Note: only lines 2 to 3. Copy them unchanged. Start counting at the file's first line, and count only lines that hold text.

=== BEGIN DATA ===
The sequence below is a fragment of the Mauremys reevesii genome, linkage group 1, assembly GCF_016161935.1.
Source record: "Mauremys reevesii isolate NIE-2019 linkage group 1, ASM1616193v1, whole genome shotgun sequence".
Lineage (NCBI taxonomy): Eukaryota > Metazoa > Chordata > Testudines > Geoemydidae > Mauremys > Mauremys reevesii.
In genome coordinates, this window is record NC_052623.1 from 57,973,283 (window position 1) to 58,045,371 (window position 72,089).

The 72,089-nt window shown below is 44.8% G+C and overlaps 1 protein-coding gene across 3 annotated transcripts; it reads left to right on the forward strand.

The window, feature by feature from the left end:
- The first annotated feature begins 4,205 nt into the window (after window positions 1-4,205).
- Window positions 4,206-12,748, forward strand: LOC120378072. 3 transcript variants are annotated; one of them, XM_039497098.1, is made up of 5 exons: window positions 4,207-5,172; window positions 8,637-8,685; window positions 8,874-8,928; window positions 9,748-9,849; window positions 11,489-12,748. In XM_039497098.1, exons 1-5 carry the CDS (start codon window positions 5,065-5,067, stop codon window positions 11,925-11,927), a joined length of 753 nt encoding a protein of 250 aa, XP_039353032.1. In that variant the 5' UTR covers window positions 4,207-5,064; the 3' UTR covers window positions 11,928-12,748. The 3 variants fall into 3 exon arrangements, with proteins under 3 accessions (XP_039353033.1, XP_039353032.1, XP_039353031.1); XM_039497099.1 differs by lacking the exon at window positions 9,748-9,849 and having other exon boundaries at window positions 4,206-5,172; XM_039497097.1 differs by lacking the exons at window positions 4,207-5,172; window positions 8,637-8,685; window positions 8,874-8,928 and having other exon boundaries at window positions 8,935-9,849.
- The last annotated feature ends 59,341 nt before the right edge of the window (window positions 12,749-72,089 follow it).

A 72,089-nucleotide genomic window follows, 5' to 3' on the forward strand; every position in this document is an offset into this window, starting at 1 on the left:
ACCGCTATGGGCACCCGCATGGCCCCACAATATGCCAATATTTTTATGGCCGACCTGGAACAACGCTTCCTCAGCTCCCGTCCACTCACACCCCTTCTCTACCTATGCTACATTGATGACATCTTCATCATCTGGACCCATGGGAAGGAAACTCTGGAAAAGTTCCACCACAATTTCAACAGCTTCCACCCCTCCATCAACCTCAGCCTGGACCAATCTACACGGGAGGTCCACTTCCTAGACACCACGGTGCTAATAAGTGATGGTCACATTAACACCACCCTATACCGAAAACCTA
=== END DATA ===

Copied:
Source record: "Mauremys reevesii isolate NIE-2019 linkage group 1, ASM1616193v1, whole genome shotgun sequence".
Lineage (NCBI taxonomy): Eukaryota > Metazoa > Chordata > Testudines > Geoemydidae > Mauremys > Mauremys reevesii.